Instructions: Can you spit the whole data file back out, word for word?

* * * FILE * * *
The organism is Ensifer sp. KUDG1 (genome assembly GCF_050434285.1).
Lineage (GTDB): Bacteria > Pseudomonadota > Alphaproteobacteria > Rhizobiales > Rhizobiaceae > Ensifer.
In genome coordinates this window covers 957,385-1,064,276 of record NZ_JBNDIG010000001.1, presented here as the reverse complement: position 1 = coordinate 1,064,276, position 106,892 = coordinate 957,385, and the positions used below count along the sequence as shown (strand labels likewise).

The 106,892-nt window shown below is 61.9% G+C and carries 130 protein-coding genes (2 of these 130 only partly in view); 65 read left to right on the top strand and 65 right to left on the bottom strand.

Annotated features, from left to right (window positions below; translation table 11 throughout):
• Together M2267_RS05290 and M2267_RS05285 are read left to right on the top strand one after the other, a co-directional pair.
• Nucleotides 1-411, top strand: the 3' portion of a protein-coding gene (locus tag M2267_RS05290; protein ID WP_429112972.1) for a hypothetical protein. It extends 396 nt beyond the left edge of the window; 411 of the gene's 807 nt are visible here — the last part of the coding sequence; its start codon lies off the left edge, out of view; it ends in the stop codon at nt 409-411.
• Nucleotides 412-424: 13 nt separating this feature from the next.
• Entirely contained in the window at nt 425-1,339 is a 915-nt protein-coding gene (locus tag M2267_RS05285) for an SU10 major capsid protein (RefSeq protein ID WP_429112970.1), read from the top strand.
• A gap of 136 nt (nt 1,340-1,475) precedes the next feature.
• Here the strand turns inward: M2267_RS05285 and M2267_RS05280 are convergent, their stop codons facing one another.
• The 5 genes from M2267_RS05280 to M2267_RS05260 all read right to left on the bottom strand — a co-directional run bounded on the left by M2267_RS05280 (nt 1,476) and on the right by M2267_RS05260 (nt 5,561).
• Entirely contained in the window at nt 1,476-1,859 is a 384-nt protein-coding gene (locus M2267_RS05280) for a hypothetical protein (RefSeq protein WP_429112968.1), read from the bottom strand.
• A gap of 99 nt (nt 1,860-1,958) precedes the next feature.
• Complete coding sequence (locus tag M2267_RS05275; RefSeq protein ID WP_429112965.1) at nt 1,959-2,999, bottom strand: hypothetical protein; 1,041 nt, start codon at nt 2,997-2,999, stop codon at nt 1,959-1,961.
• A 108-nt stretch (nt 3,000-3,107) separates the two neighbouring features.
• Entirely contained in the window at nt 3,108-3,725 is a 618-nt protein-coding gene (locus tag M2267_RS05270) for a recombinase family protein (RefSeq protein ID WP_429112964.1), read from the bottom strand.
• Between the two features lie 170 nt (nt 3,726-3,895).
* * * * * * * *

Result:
The organism is Ensifer sp. KUDG1 (genome assembly GCF_050434285.1).
Lineage (GTDB): Bacteria > Pseudomonadota > Alphaproteobacteria > Rhizobiales > Rhizobiaceae > Ensifer.
In genome coordinates this window covers 957,385-1,064,276 of record NZ_JBNDIG010000001.1, presented here as the reverse complement: position 1 = coordinate 1,064,276, position 106,892 = coordinate 957,385, and the positions used below count along the sequence as shown (strand labels likewise).

The 106,892-nt window shown below is 61.9% G+C and carries 130 protein-coding genes (2 of these 130 only partly in view); 65 read left to right on the top strand and 65 right to left on the bottom strand.

Annotated features, from left to right (window positions below; translation table 11 throughout):
• Together M2267_RS05290 and M2267_RS05285 are read left to right on the top strand one after the other, a co-directional pair.
• Nucleotides 1-411, top strand: the 3' portion of a protein-coding gene (locus tag M2267_RS05290; protein ID WP_429112972.1) for a hypothetical protein. It extends 396 nt beyond the left edge of the window; 411 of the gene's 807 nt are visible here — the last part of the coding sequence; its start codon lies off the left edge, out of view; it ends in the stop codon at nt 409-411.
• Nucleotides 412-424: 13 nt separating this feature from the next.
• Entirely contained in the window at nt 425-1,339 is a 915-nt protein-coding gene (locus tag M2267_RS05285) for an SU10 major capsid protein (RefSeq protein ID WP_429112970.1), read from the top strand.
• A gap of 136 nt (nt 1,340-1,475) precedes the next feature.
• Here the strand turns inward: M2267_RS05285 and M2267_RS05280 are convergent, their stop codons facing one another.
• The 5 genes from M2267_RS05280 to M2267_RS05260 all read right to left on the bottom strand — a co-directional run bounded on the left by M2267_RS05280 (nt 1,476) and on the right by M2267_RS05260 (nt 5,561).
• Entirely contained in the window at nt 1,476-1,859 is a 384-nt protein-coding gene (locus M2267_RS05280) for a hypothetical protein (RefSeq protein WP_429112968.1), read from the bottom strand.
• A gap of 99 nt (nt 1,860-1,958) precedes the next feature.
• Complete coding sequence (locus tag M2267_RS05275; RefSeq protein ID WP_429112965.1) at nt 1,959-2,999, bottom strand: hypothetical protein; 1,041 nt, start codon at nt 2,997-2,999, stop codon at nt 1,959-1,961.
• A 108-nt stretch (nt 3,000-3,107) separates the two neighbouring features.
• Entirely contained in the window at nt 3,108-3,725 is a 618-nt protein-coding gene (locus tag M2267_RS05270) for a recombinase family protein (RefSeq protein ID WP_429112964.1), read from the bottom strand.
• Between the two features lie 170 nt (nt 3,726-3,895).